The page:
Dear Ms. Unfeasible,Good opening paragraph, although I think, moving on, you can be a little more specific about where Terry arrives.
Nearly every civilization has a coming of age rite. In the 51st century, 15 year-olds travel to the dark side of their tidal-locked planet to live without adult influence for a month.
When Terry Massey first arrives, she’s expecting to have a blast, make the friends she’s never had, and start a new life. Her first few hours are great, but then things start to take a turn for the worse. A gang of thugs is terrorizing a select few citizens for seemingly no reason at all, her new friend is furious with her, and she’s surrounded by robots who might be trying to take over the world. The only person she identifies with keeps melting away into the shadows, and by trying to find him, she only succeeds in further isolating herself from the rest of her peers within the paradise of an enormous library.
She discovers a hinting of a secret of epic proportions within that library, as well as Colin, the devilishly charming and clever boy who led her to the library in the first place. As events escalate with the unbelievably irrational behavior of the rest of their age-group— especially the thugs— Terry and Colin join forces with several tea-addicts who sound like computers and an infuriating old man with secrets of his own. Together they must discover the truth behind both the actions of their fellow citizens and the enormous conspiracy that’s been lurking in the Palace’s tower for hundreds of years. And with the thugs after them, they’d better do it fast.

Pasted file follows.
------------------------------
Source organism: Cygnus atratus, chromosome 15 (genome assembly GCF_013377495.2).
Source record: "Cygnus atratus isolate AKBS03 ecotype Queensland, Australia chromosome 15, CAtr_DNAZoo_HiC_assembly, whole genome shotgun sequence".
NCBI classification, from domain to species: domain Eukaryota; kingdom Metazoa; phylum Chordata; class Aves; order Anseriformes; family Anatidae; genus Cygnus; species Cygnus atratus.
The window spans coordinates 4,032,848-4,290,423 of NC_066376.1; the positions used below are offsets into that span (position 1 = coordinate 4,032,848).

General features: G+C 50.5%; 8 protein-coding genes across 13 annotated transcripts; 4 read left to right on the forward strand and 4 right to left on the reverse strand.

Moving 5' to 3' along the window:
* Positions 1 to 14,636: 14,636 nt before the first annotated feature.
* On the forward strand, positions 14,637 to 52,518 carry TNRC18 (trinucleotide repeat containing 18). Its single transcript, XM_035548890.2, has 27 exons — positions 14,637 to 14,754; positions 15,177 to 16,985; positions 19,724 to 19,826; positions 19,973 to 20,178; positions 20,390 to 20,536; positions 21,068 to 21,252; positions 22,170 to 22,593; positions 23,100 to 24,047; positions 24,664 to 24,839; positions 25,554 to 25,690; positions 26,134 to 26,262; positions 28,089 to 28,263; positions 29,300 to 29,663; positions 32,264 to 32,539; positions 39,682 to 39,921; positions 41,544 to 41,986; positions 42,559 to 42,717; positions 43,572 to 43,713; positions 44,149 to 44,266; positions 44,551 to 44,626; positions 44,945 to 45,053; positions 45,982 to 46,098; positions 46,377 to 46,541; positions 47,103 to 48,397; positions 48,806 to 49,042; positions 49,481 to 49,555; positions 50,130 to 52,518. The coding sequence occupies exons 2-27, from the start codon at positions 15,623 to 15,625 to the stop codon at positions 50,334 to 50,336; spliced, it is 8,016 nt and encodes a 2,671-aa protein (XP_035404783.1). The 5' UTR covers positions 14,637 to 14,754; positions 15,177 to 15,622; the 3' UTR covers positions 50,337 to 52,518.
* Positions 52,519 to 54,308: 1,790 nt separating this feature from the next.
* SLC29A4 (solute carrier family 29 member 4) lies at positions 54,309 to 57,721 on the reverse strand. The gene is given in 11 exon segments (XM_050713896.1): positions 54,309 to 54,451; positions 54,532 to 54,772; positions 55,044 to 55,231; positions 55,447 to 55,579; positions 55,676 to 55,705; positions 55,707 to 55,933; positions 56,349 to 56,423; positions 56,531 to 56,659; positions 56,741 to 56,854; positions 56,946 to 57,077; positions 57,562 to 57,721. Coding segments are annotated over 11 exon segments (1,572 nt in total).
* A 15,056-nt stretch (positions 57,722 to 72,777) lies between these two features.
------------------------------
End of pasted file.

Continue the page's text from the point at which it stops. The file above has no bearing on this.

THE CLOCKWORK EXPERIMENT is complete at about 83,000 words. I live in [town], North Carolina, and this is my first novel.
Thanks for your time and consideration.
Things go pretty quickly bad, I see, within a “few hours.” And the mention of the library immediately brings to mind that fabulous Doctor Who two-parter, “The Silence in the Library.” That’s a lot to live up to, there. Your language moving into paragraph three is a little rough. Can you find a better way to say “a hinting of a secret of epic proportions”? The way it’s worded now, I’m thinking that Terry may also only discover a “hinting” of Colin — although I’m curious to know if he’s the person in the previous paragraph who “keeps melting away in to the shadows.”
As you add in more details, I get a little lost, but overall, it’s something I’d definitely look at the first few pages of.
Readers, what do you think? What advice do you have for O.W.?
This is good. I agree with everything she said, actually. I just haven't been sure what to do about it.
It brings up a question, though: Ms. Unfeasible, I sent you the first few pages. What was wrong with them?
This worries me, considering certain people speak very highly of the first few pages.
Also: HA! A DOCTOR WHO REFERENCE! That, combined with the (regrettably short) nap I had earlier, combined with that I got out of school an hour early, made my day, even though it's in a semi-negative context.